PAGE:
Companies Fear the Costs and Risks

The question is understandable: If sabbaticals are so good, why do only so few companies offer them?

“Because it’s very costly to do so,” Thomas Li-Ping Tang, professor of management at Middle Tennessee State University, said. “You have one person on the payroll but they’re not doing exactly what the company wants them to do.”

These are short-term costs, not only in terms of dollars and cents, but in terms of applied operational stress. When someone takes a sabbatical, workflows get interrupted.

“If I’m out for six or eight weeks, something’s going to be missing,” Sladek said. “Either my work has to get shuffled to other people or I need to be replaced in some way.” This scenario is enough to spook some employers and send them searching for alternative perks their company can offer.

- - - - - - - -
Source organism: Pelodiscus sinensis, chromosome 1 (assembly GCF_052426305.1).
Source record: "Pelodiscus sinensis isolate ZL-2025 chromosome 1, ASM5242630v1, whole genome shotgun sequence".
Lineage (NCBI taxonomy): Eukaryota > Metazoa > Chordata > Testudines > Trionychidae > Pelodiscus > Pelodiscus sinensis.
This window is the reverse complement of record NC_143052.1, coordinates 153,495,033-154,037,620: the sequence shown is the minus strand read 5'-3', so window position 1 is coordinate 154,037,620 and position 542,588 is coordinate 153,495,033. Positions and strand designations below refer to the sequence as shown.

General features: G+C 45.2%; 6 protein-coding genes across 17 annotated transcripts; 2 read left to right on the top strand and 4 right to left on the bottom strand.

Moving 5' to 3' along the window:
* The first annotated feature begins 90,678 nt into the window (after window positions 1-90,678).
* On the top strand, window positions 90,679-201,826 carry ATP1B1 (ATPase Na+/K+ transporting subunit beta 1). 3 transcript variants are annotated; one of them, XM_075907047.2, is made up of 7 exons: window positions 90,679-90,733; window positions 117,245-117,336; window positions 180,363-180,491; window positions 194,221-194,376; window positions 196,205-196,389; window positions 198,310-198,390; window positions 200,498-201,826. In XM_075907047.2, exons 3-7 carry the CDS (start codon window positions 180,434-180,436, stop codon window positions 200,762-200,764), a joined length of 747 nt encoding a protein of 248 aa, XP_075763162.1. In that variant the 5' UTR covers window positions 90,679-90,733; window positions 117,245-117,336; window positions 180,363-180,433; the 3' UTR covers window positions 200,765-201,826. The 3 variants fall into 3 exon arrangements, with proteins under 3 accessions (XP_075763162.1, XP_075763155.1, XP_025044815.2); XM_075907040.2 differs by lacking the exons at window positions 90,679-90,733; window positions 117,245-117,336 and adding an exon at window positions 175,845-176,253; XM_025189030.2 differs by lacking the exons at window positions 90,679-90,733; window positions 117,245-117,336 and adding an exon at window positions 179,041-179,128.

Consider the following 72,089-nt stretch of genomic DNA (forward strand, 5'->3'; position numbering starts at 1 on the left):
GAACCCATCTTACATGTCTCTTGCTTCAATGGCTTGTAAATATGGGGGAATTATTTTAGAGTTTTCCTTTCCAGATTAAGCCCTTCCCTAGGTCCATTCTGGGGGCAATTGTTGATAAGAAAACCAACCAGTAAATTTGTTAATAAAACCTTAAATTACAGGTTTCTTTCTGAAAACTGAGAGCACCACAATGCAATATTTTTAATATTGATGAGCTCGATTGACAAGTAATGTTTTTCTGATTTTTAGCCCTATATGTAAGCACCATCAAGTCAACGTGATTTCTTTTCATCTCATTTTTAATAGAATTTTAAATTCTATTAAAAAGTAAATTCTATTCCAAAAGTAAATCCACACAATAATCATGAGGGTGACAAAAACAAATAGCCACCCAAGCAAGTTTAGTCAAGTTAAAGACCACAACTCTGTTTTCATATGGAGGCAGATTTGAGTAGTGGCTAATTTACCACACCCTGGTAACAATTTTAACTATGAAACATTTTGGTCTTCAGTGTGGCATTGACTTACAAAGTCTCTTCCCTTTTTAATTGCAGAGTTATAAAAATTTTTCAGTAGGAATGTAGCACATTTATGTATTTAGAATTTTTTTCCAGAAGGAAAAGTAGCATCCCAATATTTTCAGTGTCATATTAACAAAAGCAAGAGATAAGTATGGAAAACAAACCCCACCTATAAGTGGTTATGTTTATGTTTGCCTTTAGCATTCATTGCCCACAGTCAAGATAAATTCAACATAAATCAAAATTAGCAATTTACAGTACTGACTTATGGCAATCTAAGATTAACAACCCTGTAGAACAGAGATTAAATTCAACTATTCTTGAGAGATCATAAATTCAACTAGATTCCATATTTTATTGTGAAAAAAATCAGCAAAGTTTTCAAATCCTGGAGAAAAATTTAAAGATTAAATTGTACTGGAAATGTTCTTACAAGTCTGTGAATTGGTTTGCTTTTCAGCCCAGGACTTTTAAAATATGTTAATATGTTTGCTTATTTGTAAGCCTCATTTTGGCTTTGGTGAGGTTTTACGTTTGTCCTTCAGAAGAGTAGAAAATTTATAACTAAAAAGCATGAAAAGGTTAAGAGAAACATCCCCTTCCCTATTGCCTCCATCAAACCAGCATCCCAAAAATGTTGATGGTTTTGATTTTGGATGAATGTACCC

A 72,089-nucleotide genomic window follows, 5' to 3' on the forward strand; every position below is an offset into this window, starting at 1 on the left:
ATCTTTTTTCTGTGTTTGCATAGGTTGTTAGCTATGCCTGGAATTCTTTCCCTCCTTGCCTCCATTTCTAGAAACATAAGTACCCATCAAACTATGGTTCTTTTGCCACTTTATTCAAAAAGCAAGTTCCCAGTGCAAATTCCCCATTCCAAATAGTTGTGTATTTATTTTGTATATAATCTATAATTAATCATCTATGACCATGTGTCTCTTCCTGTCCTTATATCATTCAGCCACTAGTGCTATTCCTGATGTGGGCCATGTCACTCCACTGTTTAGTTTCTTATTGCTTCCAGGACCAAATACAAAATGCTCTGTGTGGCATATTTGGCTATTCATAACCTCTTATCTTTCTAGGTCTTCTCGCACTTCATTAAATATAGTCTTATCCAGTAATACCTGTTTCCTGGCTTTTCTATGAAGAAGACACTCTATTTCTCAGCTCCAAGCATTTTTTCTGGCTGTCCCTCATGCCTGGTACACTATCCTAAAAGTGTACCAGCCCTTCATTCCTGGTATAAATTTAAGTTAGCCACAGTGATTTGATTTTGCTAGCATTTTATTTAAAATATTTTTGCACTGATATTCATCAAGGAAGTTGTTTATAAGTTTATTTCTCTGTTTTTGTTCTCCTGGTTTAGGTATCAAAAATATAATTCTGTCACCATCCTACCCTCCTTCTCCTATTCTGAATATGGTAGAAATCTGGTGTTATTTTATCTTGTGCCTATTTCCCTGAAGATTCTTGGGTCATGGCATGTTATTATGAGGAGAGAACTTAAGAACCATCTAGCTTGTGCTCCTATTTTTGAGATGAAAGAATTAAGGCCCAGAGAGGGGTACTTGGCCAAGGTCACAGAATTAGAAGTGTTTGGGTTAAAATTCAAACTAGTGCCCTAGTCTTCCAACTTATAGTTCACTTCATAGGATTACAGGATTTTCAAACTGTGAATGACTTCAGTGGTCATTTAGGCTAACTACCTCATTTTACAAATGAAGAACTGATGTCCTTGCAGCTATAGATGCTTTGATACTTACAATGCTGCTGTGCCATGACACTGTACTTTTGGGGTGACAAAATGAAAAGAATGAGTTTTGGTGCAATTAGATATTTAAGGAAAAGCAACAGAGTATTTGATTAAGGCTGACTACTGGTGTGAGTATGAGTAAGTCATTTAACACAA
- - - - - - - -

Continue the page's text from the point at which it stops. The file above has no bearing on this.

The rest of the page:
Companies may be comforted to learn there is a hidden benefit for organizations that the stress test of one employee’s sabbatical leave may uncover. The 2009 report that surveyed dozens of nonprofit leaders found that sabbaticals offered opportunities to “increase organizational capacity.” In other words, they presented a chance for staff members to learn new skills and take on new responsibilities. While top executives are away, the lower rung of leaders gain valuable experience, and the organization as a whole gets to see what it’s like to experience succession planning.

Some employers fear implementing sabbatical programs for fear of a nightmare scenario: What if someone spends their sabbatical looking for a new job, and they quit when they return?

It’s a legitimate concern. But one that rarely happens in practice.